CHARITIES and other humanitarian organisations have warned that the huge response to the war in Ukraine is overshadowing other crises around the world that are in need of urgent attention.
Charities and NGOs have begun urging governments and individuals not to forget the millions who are suffering in other countries.
The United Nations has warned that the situation in Somalia, where 4.5 million people are at risk of starvation owing to the worst drought in a decade, is deteriorating rapidly. The focus of the international community on Ukraine was sucking all the oxygen out of the room, Adam Abdelmoula, the UN humanitarian coordinator for Somalia, said last week.
The UN has said that $1.46 billion (£1.1 billion) is required to meet the immediate needs of Somalis. Only three per cent of that has been secured.
“The outlook was already grim prior to the outbreak of the Ukraine crisis,” Mr Abdelmoula said. “We have been overshadowed by the crisis in Tigray, Yemen, Afghanistan — and now Ukraine seems to suck all the oxygen that is in the room. . .
“If nothing is done, it is projected that, by the summer of this year, 350,000 of the 1.4 million severely malnourished children in the country, will perish,” he warned.
“Already in this country, 70 per cent of school-age children are not attending school.” He reported that girls were being married off early because their families could not feed them.
The international director of Tearfund, Veena O’Sullivan, said: “While the eyes of the world have been fixed on Ukraine, other horrors have been taking place. With attention elsewhere, there is a risk that the cries of millions of marginalised and oppressed people are going unheard.”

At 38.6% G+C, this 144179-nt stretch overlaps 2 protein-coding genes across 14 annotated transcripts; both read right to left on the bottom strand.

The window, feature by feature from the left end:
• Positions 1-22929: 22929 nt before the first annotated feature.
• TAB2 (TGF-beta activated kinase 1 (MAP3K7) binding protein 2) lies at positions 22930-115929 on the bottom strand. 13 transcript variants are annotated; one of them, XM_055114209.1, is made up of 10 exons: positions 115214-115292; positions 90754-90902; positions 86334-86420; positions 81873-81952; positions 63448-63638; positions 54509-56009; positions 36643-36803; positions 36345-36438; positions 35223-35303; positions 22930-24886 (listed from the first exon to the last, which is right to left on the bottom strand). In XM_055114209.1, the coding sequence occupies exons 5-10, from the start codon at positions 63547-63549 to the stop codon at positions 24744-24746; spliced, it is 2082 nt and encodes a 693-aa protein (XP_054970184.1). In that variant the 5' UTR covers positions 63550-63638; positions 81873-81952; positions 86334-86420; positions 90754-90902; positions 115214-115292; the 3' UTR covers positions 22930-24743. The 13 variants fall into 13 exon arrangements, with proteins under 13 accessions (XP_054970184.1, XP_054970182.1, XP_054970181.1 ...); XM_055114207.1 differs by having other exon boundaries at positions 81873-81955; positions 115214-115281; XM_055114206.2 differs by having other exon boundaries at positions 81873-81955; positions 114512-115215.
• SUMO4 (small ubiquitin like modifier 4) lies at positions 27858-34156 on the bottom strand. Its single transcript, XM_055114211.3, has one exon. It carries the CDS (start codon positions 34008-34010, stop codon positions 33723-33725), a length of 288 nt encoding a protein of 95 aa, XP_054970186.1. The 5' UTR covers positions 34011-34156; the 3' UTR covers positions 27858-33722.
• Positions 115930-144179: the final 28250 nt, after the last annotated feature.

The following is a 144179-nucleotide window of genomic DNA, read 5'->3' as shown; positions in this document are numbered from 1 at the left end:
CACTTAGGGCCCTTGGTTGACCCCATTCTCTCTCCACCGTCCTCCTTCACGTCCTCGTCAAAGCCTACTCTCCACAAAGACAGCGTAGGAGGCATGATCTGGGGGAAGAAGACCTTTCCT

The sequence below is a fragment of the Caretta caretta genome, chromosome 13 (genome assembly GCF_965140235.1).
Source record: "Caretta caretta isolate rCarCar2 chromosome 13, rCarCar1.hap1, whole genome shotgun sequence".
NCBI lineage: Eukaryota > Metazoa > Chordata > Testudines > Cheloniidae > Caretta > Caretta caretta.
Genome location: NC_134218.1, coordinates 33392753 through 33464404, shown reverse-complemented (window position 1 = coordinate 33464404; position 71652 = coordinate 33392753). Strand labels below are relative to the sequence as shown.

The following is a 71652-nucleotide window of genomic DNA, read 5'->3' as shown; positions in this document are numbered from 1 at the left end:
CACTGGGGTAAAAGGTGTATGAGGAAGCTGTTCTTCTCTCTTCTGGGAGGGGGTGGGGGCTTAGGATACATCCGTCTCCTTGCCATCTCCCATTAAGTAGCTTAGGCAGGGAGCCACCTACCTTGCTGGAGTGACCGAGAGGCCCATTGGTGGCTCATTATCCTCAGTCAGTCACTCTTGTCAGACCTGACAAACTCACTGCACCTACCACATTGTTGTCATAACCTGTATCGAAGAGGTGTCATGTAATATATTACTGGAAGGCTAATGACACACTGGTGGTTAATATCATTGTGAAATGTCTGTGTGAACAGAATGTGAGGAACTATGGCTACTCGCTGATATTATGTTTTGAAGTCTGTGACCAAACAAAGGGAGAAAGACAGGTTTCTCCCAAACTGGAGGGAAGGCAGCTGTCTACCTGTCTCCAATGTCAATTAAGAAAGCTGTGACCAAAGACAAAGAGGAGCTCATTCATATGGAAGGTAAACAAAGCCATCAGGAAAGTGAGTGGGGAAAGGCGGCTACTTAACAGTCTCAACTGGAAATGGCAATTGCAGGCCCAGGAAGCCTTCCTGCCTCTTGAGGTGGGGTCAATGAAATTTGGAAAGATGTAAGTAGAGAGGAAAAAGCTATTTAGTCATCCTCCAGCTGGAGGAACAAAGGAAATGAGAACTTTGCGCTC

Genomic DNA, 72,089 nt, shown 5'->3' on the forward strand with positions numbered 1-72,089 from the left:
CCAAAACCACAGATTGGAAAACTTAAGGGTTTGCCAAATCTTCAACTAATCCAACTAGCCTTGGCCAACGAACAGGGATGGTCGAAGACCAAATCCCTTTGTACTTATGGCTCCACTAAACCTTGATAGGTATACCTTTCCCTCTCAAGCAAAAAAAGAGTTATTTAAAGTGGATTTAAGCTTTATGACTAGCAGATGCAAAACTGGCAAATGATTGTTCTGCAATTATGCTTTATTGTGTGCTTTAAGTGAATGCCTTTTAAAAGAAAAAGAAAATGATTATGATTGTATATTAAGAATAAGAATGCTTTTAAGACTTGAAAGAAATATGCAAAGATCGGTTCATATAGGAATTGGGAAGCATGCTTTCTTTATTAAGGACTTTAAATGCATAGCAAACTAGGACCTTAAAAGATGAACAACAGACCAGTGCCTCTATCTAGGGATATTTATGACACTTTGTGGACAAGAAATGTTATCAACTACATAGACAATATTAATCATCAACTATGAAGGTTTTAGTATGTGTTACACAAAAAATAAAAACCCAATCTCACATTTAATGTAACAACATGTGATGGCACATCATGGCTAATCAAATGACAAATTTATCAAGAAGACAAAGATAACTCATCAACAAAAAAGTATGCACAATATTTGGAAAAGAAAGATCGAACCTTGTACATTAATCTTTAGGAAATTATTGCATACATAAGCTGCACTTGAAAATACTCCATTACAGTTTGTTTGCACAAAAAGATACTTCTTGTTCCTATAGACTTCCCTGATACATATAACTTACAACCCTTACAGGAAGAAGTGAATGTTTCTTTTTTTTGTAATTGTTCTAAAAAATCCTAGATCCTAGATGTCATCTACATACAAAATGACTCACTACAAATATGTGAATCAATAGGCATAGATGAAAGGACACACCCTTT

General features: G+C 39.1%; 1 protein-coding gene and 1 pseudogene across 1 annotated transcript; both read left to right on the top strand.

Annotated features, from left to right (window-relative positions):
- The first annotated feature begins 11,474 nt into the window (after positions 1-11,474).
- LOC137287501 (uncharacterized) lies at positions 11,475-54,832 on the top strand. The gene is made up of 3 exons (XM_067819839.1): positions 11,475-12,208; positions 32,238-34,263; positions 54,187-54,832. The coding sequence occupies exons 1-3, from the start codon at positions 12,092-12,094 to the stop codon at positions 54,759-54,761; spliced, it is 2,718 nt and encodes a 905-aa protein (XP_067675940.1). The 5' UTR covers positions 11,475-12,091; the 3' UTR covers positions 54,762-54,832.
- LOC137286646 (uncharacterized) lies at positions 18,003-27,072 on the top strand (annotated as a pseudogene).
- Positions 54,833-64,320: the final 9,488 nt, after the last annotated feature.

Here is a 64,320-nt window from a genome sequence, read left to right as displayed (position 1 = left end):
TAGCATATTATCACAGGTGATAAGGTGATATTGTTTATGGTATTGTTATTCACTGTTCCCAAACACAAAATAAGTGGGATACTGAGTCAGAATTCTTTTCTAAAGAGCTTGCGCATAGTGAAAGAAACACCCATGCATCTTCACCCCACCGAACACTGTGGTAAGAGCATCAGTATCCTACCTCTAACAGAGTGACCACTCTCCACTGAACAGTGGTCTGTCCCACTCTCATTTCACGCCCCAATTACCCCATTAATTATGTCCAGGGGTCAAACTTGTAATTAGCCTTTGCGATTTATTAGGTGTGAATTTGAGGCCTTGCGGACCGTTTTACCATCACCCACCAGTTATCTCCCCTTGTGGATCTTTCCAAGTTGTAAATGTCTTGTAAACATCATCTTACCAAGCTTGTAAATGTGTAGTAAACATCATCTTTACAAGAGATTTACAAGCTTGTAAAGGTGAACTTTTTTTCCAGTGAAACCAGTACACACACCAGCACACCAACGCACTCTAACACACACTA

She referred to “a hunger crisis of massive proportions” going on in the Horn of Africa, which includes Somalia, and ongoing violence and famine in the Tigray region of Ethiopia, as well as humanitarian crises in Afghanistan, Yemen, and Syria.
The director of Cafod, Christine Allen, said: “It is right that we support a response to the humanitarian crisis in Ukraine in whatever way we can, but this cannot be at the expense of vital funds meant for tackling the root causes of global poverty.
“Our sisters and brothers around the world — including in Afghanistan, Syria, and South Sudan — are facing daily the impacts of conflict and food scarcity, as well as climate change and Covid-19. Without the essential support of UK’s aid budget, such situations will get worse and continue to be a blight on all humanity.
“Over the last month, we have seen the enormous generosity shown by Cafod supporters and the British public towards people affected by the conflict in Ukraine. Now, the UK Government must also step up to protect those in need all around the world.”
The secretary-general of the Norwegian Refugee Council, Jan Egeland, has also called for an equal response to the aid needs in Europe and around the world.
Mr Egeland said: “I hope that the outpouring of resources for Ukraine, the volunteerism for Ukraine, the willingness to receive and shield and help Ukrainians, will also be translated to the emergencies elsewhere from Syria to Ethiopia, from Afghanistan to Venezuela.”
Church leaders in Africa have described how the war is already affecting food security — 40 per cent of Ukraine’s wheat and maize is exported to the Middle East and Africa. The poorest are the most affected as market prices rise. Russia is also the world’s largest producer of fertiliser.
“Where it is now, the war has already caused a lot of uncertainty. It is not only in food, but many other sectors. In Africa, it affects everybody, but, most especially, people at the bottom of the ladder. It is threatening to drop more people into poverty,” the general secretary of the Organization of African Instituted Churches, the Revd Nicta Lubaale, said.
“So, how they are going to enter into this — a crisis that is many thousands of kilometres away, yet it is impacting on them, and this comes in the midst of other things like climate change?”